What Are The Effects Of A Spinal Injury?

An injury to the spinal cord can take many forms; they can be debilitating and painful to downright life shattering depending on the severity of the injury. A spinal cord injury is classified as any injury where the nerves at the end of the spinal canal, also known as the ‘cauda equine’ have been damaged in some degree. This can have ramifications on the entire rest of the body, its effects can be permanent, temporary or reoccurring. Even the simple act of lifting something heavy the wrong way can cause an injury which impacts the rest of your life, damaging your spine in even a minor way that your strength or ability to complete certain tasks is affected forever.

Recovery is Possible in some cases

Fortunately ,in recent years there have been some major breakthroughs in medical science when applied to spinal injuries. For some recovery is now possible when perhaps before it wasn’t and for those going through recovery this has helped them get their lives back on track quicker. Despite this newfound optimism, spinal injuries for many are still a catastrophic event that changes every aspect of a sufferers life. Other injuries are slightly more subtle and may not be immediately obvious when they initially happen, but there are symptoms than can help identify when damage to the back bone has occurred.

Common Symptoms

The most common symptoms are:

  • Sudden or temporary loss of movement
  • Loss or sensation, including being able to feel heat, cold and touch
  • Loss of bowel or bladder control
  • Exaggerated reflex feelings or spasms
  • Changes in sexual function, such as sensitivity and fertility
  • Pain or strange sensations
  • Difficulty breathing or panic attacks

Some symptoms should be treated as an emergency and would require immediate medical attention as soon as possible, these can include:

  • Extreme pain or pressure in your neck or back
  • General weakness, incoordination or consistent paralysis in any part of your body
  • Numbness, tingling or loss of sensation in your hands, fingers, feet or toes
  • Total loss of bladder or bowel control
  • Unable to with balance and walk normally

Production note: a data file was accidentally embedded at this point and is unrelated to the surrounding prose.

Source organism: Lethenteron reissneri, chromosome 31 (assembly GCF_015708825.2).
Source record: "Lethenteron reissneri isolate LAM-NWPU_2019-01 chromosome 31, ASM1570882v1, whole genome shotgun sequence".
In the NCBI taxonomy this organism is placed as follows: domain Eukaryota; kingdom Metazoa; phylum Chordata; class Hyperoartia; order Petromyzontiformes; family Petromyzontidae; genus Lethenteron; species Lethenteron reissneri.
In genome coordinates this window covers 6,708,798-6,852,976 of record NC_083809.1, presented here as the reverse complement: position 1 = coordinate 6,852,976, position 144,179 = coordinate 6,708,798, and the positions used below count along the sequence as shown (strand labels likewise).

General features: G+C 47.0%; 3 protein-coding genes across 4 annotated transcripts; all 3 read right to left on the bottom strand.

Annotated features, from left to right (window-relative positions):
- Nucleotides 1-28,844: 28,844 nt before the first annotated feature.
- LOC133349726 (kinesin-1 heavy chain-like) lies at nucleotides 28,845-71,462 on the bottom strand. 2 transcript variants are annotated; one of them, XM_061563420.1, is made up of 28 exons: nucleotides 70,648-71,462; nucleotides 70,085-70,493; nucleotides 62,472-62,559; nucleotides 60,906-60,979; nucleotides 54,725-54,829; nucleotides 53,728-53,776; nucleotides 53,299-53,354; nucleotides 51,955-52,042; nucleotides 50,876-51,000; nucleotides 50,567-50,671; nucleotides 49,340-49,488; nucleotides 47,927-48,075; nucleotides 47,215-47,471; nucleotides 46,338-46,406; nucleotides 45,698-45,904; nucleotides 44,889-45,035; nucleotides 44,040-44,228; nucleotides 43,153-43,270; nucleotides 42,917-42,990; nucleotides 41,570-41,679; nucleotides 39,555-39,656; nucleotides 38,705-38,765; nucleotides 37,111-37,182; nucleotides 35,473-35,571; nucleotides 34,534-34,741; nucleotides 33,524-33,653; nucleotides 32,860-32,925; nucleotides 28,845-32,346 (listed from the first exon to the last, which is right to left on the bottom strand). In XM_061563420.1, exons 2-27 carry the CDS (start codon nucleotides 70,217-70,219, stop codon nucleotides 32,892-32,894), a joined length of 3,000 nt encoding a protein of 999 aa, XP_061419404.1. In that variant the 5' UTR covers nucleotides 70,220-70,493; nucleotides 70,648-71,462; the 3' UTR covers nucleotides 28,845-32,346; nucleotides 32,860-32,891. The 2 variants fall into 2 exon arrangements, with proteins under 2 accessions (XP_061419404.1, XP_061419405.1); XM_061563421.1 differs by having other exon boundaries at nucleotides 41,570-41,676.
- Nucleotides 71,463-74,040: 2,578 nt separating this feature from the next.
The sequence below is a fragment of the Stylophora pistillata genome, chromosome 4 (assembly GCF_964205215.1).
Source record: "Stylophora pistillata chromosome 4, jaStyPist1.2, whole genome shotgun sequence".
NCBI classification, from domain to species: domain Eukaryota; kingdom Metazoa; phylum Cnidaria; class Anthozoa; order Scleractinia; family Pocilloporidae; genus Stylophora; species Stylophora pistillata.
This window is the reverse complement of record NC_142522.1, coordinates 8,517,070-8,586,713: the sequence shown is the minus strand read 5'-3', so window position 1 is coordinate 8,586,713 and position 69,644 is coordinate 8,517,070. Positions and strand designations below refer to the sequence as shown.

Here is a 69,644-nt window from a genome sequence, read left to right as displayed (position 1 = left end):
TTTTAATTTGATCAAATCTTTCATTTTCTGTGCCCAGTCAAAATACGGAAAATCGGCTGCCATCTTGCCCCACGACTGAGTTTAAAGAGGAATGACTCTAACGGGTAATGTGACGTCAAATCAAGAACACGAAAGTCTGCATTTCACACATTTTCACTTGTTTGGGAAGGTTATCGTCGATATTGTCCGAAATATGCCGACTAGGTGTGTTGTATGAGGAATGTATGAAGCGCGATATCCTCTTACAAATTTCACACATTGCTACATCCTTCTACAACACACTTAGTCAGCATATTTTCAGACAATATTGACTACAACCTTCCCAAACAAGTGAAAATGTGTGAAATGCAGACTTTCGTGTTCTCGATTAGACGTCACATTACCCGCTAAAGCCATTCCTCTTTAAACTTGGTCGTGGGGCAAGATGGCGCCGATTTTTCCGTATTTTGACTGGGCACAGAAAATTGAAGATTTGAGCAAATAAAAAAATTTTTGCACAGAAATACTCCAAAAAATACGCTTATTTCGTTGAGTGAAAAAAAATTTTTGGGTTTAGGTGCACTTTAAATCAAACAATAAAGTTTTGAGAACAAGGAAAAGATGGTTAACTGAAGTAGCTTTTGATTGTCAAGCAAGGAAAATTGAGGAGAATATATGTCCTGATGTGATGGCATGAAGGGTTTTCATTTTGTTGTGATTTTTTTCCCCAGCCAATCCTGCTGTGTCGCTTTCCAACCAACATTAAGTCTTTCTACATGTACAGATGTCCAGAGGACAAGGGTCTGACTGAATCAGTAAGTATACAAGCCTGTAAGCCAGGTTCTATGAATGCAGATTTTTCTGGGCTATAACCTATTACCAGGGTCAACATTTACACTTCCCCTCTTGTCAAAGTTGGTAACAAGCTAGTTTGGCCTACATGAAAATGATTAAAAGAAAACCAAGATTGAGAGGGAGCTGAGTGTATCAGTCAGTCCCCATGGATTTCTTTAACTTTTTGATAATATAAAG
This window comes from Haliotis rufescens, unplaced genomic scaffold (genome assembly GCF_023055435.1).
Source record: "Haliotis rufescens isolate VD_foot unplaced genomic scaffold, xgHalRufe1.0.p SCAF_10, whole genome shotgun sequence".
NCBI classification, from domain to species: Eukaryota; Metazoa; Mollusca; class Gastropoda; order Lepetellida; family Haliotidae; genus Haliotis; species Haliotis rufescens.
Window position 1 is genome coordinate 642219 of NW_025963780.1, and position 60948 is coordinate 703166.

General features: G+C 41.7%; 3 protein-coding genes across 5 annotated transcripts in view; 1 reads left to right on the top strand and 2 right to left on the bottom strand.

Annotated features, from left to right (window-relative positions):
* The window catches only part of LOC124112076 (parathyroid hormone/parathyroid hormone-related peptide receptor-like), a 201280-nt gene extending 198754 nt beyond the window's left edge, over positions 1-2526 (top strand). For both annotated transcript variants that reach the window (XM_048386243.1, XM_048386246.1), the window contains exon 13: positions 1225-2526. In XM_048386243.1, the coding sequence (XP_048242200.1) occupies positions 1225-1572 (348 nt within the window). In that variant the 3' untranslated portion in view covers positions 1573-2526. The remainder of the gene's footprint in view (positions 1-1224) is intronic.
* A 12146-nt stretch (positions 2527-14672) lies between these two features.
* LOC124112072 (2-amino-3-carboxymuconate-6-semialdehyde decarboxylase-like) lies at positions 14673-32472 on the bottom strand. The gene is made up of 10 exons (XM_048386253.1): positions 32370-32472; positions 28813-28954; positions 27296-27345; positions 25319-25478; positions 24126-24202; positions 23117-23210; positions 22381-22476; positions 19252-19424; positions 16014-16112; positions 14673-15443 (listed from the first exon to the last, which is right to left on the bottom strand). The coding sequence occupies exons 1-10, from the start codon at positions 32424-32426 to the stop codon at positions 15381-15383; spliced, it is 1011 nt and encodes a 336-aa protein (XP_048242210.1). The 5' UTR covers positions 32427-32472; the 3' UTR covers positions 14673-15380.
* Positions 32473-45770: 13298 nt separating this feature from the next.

• Being unable to breathe
  • Unusual or bent out of shape neck or back

To understand these symptoms it’s important to understand the biology of the spine itself and how injuries are classified. Different parts of the spine are responsible for the movement and sensory response of certain limbs and other body parts. An injury related to arms, hands, legs and pelvic organs is known as a Tetraplegia (or Quadriplegia) where anything that effects any one or more of this is a Paraplegia. An injury is classified as a ‘complete’ injury if all movement and feeling is lost below the damaged spinal cord, or ‘incomplete’ if the sufferer is only partially immobilized or a reduction in sensory feelings.

Why do Spinal Injuries Carry such a High Risk?

The spine itself does more than just connect most of your major bones to one another, it is the hub of the central nervous system. This is why injuries to the spine can have such a devastating impact on other areas of the body to which they don’t seem to have much of an obvious connection with. It’s comprised of vertebrae, disks, and ligaments that together all make up the spinal cord. A sudden shock to any of these parts can dislodge, break or bruise them resulting in spinal trauma which may heal in days, months or years. Further damage can happen from bleeding, swelling or by the sufferer not realising they are injured and accidently causing further trauma by simply moving.

Through the central nervous system, the spinal cord carries messages from the brain around the body, regulating movements, sensations and any fluids and nutrients that move around the body via the nerves. Damage to nerve fibers can get in the way of these messages causing the body to not respond as the brain (aka the person) intends. These messages are transmitted in milliseconds; such as the time it takes you to think subconsciously and move a body part. This is something we are all born instinctively knowing how to do and something we all take for granted until something prevents us from doing what comes naturally. Spinal injuries cause sensations (or lack of) that feel alien to us and for many, is the first time ever when we don’t have complete control over our bodies and their functions. This can be a frightening feeling. Even breathing and the beating of our heart is controlled through the central nervous system in some form. The importance of the spine can never be understated.